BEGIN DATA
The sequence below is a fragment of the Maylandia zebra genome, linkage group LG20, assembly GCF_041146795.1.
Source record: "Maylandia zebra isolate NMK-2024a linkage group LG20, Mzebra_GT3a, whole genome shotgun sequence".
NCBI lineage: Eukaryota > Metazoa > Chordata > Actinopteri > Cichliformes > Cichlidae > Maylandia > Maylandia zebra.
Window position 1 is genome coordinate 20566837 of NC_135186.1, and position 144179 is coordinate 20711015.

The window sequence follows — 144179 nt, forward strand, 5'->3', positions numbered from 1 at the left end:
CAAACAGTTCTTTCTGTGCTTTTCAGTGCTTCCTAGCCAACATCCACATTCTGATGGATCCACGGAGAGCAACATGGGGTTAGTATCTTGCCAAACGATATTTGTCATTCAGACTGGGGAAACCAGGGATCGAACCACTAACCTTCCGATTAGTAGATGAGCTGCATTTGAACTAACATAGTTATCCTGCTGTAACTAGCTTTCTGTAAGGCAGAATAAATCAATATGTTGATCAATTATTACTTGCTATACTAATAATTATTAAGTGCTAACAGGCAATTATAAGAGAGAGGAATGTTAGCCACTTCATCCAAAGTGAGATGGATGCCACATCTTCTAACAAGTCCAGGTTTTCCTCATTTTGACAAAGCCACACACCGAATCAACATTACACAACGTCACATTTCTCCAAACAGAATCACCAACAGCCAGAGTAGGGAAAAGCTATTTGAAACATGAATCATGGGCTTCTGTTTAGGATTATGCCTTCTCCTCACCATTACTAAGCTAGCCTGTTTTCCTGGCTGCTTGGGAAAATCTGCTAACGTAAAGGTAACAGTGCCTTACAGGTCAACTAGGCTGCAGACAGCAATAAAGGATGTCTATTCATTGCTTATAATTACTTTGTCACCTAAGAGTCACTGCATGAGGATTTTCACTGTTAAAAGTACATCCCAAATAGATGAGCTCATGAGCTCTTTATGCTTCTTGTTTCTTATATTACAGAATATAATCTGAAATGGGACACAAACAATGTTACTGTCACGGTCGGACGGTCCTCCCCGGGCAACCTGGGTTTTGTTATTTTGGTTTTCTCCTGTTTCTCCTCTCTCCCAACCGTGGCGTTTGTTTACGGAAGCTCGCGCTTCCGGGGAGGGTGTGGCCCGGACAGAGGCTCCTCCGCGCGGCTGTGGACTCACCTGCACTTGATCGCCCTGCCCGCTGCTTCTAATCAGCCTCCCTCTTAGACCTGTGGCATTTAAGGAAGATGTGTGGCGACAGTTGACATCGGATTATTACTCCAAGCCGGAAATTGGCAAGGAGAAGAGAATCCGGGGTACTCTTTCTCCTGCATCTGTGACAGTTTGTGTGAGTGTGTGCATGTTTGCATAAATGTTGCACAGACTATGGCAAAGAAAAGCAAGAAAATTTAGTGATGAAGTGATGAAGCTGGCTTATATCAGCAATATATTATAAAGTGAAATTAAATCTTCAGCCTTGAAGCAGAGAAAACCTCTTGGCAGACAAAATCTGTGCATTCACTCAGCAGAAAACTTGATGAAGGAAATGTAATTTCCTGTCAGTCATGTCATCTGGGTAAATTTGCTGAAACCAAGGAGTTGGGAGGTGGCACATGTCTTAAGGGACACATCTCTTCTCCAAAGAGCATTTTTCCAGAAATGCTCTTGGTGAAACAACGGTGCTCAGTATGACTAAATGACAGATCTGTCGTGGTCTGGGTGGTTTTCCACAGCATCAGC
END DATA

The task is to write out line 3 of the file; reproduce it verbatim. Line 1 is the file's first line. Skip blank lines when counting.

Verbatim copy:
NCBI lineage: Eukaryota > Metazoa > Chordata > Actinopteri > Cichliformes > Cichlidae > Maylandia > Maylandia zebra.